‘Sonnet 58’ also known as ‘That god forbid, that made me first your slave,’ is number fifty-eight of one hundred fifty-four sonnets that Shakespeare wrote over his lifetime. It is part of the very famous and complex Fair Youth sequence of sonnets, which last from number one all the way through one hundred twenty-six. These sonnets are devoted to a young, beautiful man whose identity remains unknown to this day. This particular poem is quite similar to the one which came before it, ‘Sonnet 57’. It picks up on the same themes of obsession, devotion, and longing.
In the first part of the poem, the speaker asserts his desire to remain unchanged in his status. He does not want to ever stop being the youth’s slave. He’s willing to wait around until the youth wants to spend time with him and hopes that he never is so weak as to blame the youth for following his desires. The speaker tells him that he is able, and should, follow his pleasure where it takes him and that he’ll be waiting when the youth returns to his side.
‘Sonnet 58’ by William Shakespeare is a fourteen-line poem that is contained within one stanza, in the form that has become synonymous with the poet’s name. The English or Shakespearean sonnet (sometimes also known as the Elizabethan) is made up of three quatrains, or sets of four lines, and one concluding couplet, or set of two rhyming lines. The poem follows a consistent rhyme scheme that conforms to the pattern of ABAB CDCD EFEF GG and it is written in iambic pentameter.
Iambic pentameter means that each line contains five sets of two beats, known as metrical feet. The first is unstressed and the second stressed. It sounds something like da-DUM, da-DUM.
As is common in Shakespeare’s poems, the last two lines are a rhyming pair, known as a couplet. They often bring with them a turn or volta in the poem. They’re sometimes used to answer a question posed in the previous twelve lines, shift the perspective, or even change speakers.
Shakespeare makes use of several poetic techniques in ‘Sonnet 58’. These include but are not limited to alliteration, enjambment, and allusion. Alliteration occurs when words are used in succession, or at least appear close together, and begin with the same sound. For example, “Being” and “bound” in line four and “wait,” “waiting,” and “well” in lines thirteen and fourteen.
Another important technique commonly used in poetry is enjambment. It occurs when a line is cut off before its natural stopping point. Enjambment forces a reader down to the next line, and the next, quickly. One has to move forward in order to comfortably resolve a phrase or sentence. For instance, the transitions between lines nine, ten, eleven, and twelve.
An allusion is an expression that’s meant to call something specific to mind without directly stating it. IN this case, there are numerous themes and images that connect this poem back to others in the series. Most directly to ‘Sonnet 57’ but the themes of obsession and dedication can be found in tens of sonnets up until this point. There is also an interesting contrast, as exists between many of the sonnets and themes, between this sonnet and its clear devotion and others in which the poet chastizes the youth for his wandering eye.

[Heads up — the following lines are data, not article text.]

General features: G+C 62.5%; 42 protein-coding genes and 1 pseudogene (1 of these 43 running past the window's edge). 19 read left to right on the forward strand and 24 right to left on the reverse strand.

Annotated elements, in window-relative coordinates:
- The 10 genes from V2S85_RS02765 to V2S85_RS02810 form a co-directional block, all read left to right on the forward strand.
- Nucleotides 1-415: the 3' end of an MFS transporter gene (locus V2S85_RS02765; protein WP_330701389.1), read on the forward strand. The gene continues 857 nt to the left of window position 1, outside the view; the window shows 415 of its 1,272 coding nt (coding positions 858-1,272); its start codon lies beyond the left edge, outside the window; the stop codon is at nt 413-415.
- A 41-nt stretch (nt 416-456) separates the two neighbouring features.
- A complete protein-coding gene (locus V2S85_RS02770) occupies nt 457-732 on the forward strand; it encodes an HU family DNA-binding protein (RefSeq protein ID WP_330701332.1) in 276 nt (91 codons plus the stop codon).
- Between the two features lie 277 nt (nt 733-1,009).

That god forbid, that made me first your slave,
I should in thought control your times of pleasure,
Or at your hand th’ account of hours to crave,
Being your vassal bound to stay your leisure.
In the first lines of ‘Sonnet 58,’ the speaker begins by picking up where he left off in ‘Sonnet 57’. He continues to speak of himself as a slave to the Fair Youth and his whims. The speaker says that whatever God put him in this potion to be “your slave” allows him to be free of thoughts of ever taking back control. The speaker enjoys his piston and does not want to even be allowed to think about having any control over where the youth goes or when he chooses to see the speaker. The youth’s “times of pleasure” are his own and the speaker does not want to mess with the balance.
O let me suffer, being at your beck,
Th’ imprisoned absence of your liberty;
And patience tame to sufferance bide each check,
Without accusing you of injury.
In the next four lines of ‘Sonnet 58,’ the speaker says that he wants to suffer at the hands of the youth. He will wait patiently during the youth’s absence as the youth would want. He’ll be there whenever the young man is ready to come back to him. The speaker asks that he have the strength and ability to endure these periods of waiting without feeling spiteful or angry at the youth for keeping him there waiting.
Be where you list, your charter is so strong
That you yourself may privilege your time
To what you will; to you it doth belong
Yourself to pardon of self-doing crime.
I am to wait, though waiting so be hell,
Not blame your pleasure, be it ill or well.
In the third and final quatrain of ‘Sonnet 58,’ the speaker says that the youth can go wherever he wants. He can “Be where you list”. It is his privilege or charter, to do what he will when he wants. The youth’s power over his own life is so strong that he can pardon himself of any crime he might commit.
The final couplet adds that the speaker is going to wait, even when it’s painful, for the youth to come back. It might be “hell” but he won’t blame the youth for following his desire and pleasure. It is his right, whether it’s painful to the speaker or not.